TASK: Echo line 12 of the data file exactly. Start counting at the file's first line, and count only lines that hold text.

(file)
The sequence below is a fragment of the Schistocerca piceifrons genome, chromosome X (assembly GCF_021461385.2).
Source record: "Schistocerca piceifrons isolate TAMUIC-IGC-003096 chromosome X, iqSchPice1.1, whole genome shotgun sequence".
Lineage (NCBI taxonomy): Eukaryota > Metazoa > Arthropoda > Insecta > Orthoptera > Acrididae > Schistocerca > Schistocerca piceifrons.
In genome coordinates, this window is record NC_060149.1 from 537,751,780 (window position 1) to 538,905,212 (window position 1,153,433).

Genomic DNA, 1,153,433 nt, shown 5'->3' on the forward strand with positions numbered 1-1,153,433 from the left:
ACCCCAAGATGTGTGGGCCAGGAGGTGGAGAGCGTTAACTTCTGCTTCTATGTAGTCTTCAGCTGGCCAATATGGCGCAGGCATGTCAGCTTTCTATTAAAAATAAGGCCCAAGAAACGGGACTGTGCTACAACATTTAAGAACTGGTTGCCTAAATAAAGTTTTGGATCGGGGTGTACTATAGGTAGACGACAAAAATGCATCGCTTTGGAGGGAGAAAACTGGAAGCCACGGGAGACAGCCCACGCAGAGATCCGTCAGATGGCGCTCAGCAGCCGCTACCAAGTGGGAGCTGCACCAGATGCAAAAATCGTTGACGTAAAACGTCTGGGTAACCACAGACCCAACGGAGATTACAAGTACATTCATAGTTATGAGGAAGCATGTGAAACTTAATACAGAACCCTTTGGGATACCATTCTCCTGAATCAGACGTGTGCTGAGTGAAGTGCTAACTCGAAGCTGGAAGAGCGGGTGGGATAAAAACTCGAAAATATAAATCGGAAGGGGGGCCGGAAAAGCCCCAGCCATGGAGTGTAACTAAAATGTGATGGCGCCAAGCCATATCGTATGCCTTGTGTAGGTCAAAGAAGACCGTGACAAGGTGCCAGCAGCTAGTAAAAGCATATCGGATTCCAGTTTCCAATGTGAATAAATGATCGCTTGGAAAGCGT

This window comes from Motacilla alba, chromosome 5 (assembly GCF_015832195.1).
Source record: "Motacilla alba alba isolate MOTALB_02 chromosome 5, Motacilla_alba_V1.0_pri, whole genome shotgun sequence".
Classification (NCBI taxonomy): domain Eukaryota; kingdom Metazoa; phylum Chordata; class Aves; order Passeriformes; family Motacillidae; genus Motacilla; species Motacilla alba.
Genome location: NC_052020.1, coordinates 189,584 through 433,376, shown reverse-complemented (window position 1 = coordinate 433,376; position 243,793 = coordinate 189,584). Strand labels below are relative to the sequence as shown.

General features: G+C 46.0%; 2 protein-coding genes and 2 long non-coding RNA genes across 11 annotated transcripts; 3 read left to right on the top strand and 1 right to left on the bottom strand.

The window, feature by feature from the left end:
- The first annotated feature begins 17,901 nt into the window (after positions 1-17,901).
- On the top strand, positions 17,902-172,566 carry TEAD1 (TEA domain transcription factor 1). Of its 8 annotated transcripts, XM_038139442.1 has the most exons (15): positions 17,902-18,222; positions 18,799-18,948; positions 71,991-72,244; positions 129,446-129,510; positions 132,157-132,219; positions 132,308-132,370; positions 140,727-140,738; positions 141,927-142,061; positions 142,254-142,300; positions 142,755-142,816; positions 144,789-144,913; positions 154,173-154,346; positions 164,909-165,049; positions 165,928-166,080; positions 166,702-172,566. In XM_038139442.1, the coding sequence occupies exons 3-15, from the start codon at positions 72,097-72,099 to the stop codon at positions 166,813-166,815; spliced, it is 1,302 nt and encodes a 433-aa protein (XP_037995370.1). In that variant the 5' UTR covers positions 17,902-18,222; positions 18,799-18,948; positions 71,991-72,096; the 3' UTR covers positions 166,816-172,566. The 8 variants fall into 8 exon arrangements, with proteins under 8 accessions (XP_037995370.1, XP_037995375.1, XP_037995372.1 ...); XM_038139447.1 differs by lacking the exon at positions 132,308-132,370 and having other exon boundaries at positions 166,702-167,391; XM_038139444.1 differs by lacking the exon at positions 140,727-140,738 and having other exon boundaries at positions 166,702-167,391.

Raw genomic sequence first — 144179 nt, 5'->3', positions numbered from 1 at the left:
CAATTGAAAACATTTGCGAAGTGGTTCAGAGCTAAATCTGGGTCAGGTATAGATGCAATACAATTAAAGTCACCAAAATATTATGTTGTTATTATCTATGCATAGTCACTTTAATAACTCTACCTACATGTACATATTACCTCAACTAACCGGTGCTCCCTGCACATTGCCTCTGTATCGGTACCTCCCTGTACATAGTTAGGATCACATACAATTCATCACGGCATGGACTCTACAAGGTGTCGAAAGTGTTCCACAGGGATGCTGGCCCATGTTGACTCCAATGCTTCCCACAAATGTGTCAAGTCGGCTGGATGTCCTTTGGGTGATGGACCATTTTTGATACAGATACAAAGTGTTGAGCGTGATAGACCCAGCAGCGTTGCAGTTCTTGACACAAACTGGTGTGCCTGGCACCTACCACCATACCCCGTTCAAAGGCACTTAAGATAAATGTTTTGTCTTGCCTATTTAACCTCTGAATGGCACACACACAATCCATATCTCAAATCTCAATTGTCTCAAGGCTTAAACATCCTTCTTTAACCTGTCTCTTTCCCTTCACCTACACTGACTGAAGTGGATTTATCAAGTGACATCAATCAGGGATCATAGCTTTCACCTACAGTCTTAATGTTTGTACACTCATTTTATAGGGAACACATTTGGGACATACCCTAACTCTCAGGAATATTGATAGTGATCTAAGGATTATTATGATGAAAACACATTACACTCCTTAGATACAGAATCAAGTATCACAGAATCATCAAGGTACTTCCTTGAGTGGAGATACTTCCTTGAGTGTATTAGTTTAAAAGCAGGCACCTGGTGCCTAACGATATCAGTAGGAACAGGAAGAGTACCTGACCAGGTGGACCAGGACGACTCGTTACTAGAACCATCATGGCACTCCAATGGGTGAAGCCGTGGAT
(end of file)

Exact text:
The window, feature by feature from the left end: